The Vision and Wanda Maximov (the Scarlet Witch) are two of the most intriguing characters in the Marvel Universe. They are fan favorites – they have unique designs and compelling personalities, rich inner lives, and dynamic power-sets. And their presence always brought something different and interesting to the stories they were involved in.
However, they are also two of the hardest characters to pin down as far as what their powers are exactly and how they heck did they come into being in the first place. Both characters possess fluid backstories that both compliment and contradict each other at the same time. To complicate matters further, someone decided they should be put together romantically. Now, this was either one of the most creative decisions in comic book history or a bat-shit insane idea that only caused massive problems and continuity errors for years and years to come.
Well, In 1985 the 12-issue limited series “The Vision and The Scarlet Witch” attempted to reconcile all the disparate backstories and origins while at the same time pushing their romantic relationship to a new level. Notice I say “attempted”.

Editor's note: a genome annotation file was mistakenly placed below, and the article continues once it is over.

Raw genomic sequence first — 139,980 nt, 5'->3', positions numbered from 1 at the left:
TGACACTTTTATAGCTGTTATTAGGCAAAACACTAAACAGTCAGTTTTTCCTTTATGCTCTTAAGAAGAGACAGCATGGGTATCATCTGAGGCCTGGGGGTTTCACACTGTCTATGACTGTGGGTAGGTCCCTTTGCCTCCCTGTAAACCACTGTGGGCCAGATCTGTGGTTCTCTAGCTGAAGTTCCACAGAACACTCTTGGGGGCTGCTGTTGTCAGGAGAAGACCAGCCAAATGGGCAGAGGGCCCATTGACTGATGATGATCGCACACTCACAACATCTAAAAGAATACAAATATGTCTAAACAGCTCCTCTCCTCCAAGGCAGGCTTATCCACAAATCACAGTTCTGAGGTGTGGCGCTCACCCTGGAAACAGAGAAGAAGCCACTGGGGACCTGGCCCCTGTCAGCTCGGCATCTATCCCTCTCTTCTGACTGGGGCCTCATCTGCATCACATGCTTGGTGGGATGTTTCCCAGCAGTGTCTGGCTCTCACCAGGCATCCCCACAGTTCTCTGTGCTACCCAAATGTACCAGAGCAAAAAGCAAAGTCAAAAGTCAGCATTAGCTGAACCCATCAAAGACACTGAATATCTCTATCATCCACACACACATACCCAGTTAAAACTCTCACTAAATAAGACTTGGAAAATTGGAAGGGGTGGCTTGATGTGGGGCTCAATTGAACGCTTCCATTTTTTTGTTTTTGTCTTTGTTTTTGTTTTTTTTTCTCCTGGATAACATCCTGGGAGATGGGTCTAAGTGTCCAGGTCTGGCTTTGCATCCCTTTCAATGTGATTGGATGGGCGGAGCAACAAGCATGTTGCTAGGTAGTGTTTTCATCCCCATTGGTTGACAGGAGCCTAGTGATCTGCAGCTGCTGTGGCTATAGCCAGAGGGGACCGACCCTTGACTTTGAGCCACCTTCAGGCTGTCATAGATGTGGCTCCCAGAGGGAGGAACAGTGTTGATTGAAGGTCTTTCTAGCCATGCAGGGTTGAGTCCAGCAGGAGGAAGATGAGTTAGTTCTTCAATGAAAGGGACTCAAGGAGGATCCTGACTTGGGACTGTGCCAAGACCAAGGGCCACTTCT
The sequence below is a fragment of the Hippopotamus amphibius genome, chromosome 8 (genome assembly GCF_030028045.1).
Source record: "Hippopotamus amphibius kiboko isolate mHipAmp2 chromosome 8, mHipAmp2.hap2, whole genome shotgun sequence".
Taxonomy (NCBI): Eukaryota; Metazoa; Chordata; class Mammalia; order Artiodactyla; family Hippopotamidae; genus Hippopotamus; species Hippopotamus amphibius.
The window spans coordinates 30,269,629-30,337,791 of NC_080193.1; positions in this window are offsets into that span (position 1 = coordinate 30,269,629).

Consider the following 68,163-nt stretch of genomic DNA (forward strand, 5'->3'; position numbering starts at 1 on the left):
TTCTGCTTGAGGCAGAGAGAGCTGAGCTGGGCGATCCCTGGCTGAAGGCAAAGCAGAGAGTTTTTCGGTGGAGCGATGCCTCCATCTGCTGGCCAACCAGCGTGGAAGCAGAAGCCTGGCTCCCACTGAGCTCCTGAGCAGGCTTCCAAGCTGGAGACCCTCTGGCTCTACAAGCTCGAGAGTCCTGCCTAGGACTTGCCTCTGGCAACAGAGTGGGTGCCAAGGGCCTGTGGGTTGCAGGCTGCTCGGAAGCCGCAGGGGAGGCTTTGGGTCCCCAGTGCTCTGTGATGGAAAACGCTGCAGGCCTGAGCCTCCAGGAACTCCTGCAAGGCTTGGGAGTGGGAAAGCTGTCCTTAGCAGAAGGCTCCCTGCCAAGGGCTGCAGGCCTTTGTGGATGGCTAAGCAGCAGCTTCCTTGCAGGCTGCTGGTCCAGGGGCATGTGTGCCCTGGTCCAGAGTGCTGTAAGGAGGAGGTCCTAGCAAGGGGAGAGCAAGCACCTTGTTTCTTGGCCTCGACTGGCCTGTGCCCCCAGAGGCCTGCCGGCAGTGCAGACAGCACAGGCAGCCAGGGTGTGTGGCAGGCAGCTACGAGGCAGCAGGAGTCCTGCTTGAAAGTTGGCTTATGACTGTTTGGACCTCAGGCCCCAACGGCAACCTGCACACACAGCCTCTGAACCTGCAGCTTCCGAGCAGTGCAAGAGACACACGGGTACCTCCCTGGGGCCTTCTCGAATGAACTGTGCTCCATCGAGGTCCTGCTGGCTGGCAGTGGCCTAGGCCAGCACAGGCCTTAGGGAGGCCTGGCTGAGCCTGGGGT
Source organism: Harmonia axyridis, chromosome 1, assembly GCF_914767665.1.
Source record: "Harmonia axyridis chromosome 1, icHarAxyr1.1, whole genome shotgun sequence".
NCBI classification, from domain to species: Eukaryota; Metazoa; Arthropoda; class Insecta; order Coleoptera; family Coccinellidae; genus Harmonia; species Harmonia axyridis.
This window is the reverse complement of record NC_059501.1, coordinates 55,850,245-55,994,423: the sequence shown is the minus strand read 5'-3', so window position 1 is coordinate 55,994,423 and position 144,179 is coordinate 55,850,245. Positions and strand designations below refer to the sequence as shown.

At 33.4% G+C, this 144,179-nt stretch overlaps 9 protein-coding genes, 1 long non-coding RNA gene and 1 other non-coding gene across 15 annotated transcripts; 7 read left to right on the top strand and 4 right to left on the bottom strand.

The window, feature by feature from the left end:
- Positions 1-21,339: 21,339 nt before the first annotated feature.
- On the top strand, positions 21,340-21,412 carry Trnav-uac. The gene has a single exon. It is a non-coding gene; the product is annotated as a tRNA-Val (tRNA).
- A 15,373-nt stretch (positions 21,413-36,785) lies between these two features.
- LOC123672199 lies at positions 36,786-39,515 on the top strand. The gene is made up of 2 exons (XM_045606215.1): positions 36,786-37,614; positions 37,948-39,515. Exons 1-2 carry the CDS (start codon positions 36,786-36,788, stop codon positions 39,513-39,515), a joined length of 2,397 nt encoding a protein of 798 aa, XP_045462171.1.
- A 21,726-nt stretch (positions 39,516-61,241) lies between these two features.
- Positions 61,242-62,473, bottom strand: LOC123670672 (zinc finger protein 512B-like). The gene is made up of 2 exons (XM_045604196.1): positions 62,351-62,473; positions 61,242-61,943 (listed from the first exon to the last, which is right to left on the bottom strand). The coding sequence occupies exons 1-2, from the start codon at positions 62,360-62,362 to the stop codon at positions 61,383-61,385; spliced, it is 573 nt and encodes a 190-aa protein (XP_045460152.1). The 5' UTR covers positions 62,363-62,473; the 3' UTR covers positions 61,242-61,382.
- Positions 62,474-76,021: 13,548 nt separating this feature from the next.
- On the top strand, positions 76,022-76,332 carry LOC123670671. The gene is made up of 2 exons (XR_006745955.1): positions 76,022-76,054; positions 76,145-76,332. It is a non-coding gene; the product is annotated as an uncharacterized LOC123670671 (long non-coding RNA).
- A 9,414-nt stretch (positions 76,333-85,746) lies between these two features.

Written by Steve Englehart with art by Richard Howell the series sees the titular characters resign from the Avengers to settle down and have a normal domestic life in New Jersey. Well, as normal as a synthoid man and a mutant witch can hope to achieve that is.
Because not long after starting their new life together the couple are beset on all sides by such threats as diverse as a wielder of hate, a voodoo master, zombies, an evil cabal of renegade witches, and – probably most horrible of all – Thanksgiving with the family!
From the suburbs of New Jersey to the habitable region of the Moon – Vision and The Scarlet Witch must deal with supervillains, magic, insufferable siblings, a mutant incel, nosey neighbors, and adultery.
And along the way, Wanda finds she has somehow become pregnant; a situation that will in no way cause any problems or have any ramifications in the future.
This series is essentially a soap opera, with all the stereotypical plotlines and situations you’d expect from a soap opera, albeit with supernatural and fantastic elements overlaid upon it. It is an 80s comic written with 70s sensibilities – that is to say, it can be problematic at times – but if you’re willing to put that aspect aside “The Vision and The Scarlet Witch” is a fun romp that borders on the ridiculous but also had surprising consequences for the Marvel universe still being felt today.